Flexible Packaging - Part 2 (Flow Wrappers, HFFS Machines; History and Current Market)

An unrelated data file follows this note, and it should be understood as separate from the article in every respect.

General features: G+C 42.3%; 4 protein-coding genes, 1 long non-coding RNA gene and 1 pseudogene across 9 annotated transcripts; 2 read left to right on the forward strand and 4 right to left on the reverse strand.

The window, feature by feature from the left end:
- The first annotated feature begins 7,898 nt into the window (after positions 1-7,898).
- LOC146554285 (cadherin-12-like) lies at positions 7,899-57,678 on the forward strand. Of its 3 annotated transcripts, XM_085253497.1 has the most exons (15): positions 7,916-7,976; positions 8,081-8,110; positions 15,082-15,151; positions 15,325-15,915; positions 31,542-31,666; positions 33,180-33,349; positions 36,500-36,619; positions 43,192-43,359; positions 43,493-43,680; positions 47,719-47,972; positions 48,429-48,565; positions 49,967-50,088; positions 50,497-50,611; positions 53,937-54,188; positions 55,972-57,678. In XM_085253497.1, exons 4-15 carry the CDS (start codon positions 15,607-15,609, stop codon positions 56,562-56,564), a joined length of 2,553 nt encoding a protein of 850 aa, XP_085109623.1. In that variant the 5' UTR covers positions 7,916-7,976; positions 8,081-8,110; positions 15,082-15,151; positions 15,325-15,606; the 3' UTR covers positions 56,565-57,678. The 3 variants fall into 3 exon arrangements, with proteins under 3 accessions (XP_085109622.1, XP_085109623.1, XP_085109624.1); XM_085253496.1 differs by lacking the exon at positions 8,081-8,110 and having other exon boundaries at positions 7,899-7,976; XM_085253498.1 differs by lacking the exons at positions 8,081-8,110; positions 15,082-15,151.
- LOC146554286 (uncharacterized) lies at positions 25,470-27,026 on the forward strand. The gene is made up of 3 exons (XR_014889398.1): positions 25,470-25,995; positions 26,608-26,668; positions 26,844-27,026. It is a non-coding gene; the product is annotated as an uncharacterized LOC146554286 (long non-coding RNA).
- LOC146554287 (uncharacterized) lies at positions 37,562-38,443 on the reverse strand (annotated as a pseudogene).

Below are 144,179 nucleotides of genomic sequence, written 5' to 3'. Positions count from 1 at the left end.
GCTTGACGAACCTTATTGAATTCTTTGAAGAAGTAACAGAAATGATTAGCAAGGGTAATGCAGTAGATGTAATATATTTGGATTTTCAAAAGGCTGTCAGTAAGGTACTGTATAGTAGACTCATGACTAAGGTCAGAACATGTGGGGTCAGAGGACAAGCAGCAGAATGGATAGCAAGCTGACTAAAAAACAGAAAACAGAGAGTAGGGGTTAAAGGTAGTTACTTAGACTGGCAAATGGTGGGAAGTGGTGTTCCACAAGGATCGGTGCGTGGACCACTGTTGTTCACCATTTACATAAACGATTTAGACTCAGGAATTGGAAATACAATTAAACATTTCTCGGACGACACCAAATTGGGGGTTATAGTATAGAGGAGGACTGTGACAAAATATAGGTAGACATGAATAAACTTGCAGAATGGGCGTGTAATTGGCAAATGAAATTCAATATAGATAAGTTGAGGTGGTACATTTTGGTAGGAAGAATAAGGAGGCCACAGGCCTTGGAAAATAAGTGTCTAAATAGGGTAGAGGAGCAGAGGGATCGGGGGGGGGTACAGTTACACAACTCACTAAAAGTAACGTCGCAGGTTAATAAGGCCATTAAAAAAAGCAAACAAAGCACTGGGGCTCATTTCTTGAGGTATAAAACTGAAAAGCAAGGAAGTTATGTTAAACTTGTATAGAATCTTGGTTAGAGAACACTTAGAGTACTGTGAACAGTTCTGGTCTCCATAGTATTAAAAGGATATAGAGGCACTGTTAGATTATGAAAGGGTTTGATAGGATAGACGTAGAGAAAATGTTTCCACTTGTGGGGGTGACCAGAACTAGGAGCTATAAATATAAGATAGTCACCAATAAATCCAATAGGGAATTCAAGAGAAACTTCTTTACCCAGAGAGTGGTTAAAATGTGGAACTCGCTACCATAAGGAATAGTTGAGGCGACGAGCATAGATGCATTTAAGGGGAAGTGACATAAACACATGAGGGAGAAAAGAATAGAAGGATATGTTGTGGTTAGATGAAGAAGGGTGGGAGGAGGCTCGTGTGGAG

Food and beverage products can be packed in numerous ways. As flexible packaging materials have evolved, standard packaging technologies developed in the last 80 years have become specialised industries. Products can be automatically packed in flexible packaging materials via various FFS machines. Some of the main form fill seal machine categories in the market these days are VFFS (Vertical Form Fill Seal), HFFS (Horizontal Form Fill Seal), flow wrappers and thermoformers. Innovators are always trying to develop something new in their niche. On some occasions, the new products evolve into something different to what was originally intended. In 1949, Harold and Donald Bartelt developed a special machine to open, fill, close, and staple pre-made glued envelopes for electrical components. Almost immediately, this machine received lot of attention as one of the most innovative and labor-saving pieces of equipment in the packaging industry. The Bartlet brothers soon realised this and came up with patents for HFFS machine, developing quite a few of the early generation HFFS machines. The resulting public interest and inquiries prompted the Bartelts to pursue the continual development of packaging machinery. By the early 1960’s, their packaging machines to make, fill and close flexible film pouches were gaining popularity. The ‘Bartelt Intermittent Motion Packager’ soon became one of the industry’s benchmark HFFS machines of its time. Soon, other companies started to manufacture similar machines. Early movers included Kawashima, Volpack, Bossar, Fuji and Campbell Wrapper. Bartelt became part of ‘Klockner Bartelt’ and was eventually acquired by KHS. FFS machines primarily perform these three functions — 1. Form a bag OR make the primary product pack with flexible packaging material; 2. Fill it with products; 3. Seal it and discharge the finished package. HFFS machines generally cover two slightly different streams of machines — 1. HFFS pouch machines: the product is fed via gravity; 2. HFFS flow wrappers: the product is conveyed positively into the pack and therefore the position and speed can be controlled much more accurately. In HFFS machines, the flow of the film is horizontal, and various types of pouches, sachets and packs can be produced. Usually, the type of product, type of packaging and speed requirement determine the type of machine used. Leading suppliers of HFFS pouch type machines are concentrated in Barcelona, Spain, including Effytec, Mespack, Bossar and Acma-Volpack. Flow wrappers are used to wrap items such as candy bars, ice cream bars, brownies, cookies, muffins, and even medical devices and industrial parts. The leading flow wrapper machine manufacturers are scattered throughout the United States and parts of Europe, such as Bradman Lake, Campbell Wrapper Corporation, Bosch, Ulma Packaging, PFM Packaging Machinery, Imanpack, Ilapak and Ixapack. For some of the HFFS and flow wrapper machine manufacturers, the current situation is challenging, as they are struggling to successfully differentiate and market their products and solutions. Along with listening to customers and catering to their specific requirements, changes that would help grow the industry are... 1. Adapting machines to use recyclable and biodegradable laminate. Film wastage during product setup, leakers, and weak seals are common issues at most manufacturing sites. Machines that could run reliably even on suboptimal materials and self adjust with the change of materials could go a long way in improving productivity. 2. Machines that could produce shaped pouches, unique sachets, pouches with zippers and various other closures and spouts within a compact footprint and at a reasonable price point could further advance the trend towards flexible packaging. 3. For improving productivity, reliability and visibility, we have multiple tools and technologies. We must seriously consider the advantages of Industry 4.0, reliable connectivity with upstream and downstream machines, and integration with SCADA, ERP and CMMS systems. The current innovation stage of the HFFS machines and the flow wrappers’ life cycle may be debatable, but we would all like it to be in the rapid improvement stage. The leadership positions in this industry sector are changing, the products are becoming similar and cost and service deliverables are becoming the distinguishing factors. We at FoodBevHub think that one can remain attuned to the industry developments by becoming more involved, so we are doing our bit. Important considerations for when selecting HFFS machines; * Simpler is better! * Reliability and performance metrics; speed, wastages, uptime, quality of final packs, change over time, available options, capability to handle different materials, labour savings, skill availability and capability requirements to run and maintain the machine, ease of cleaning, flexibility in handling different sizes, and types of packs. * Quality and sanitary requirements; clean room, aseptic filling. * Total cost of ownership; initial cost, after sales service and support costs, repair and downtime costs, utility and consumable costs, spare parts and response time from manufacturer/supplier. * Integration with upstream and downstream equipment * Know your product and pack sizes, make sure that the machine is able to cater for all your products. * Type of final bag; pillow, gusseted, stand up pouches, zipper/resealable bags, bags with spouts, different shaped bags, available options and integration of additional options at a later time. * Multiple function machines, technology trends like ultrasonic sealing, better sealing technologies, advance servo technology, PackML compatibility, better diagnostic features, remote service support. * Design requirements; basis country OR company/industry standards requirement * References, brand name, interpersonal rapport. * Space constraint, lead time, cost constraints and other limitations. What do you think about where we are heading in this industry sector? Which HFFS machines have you used and how was your experience with them? We would love to hear your take on it.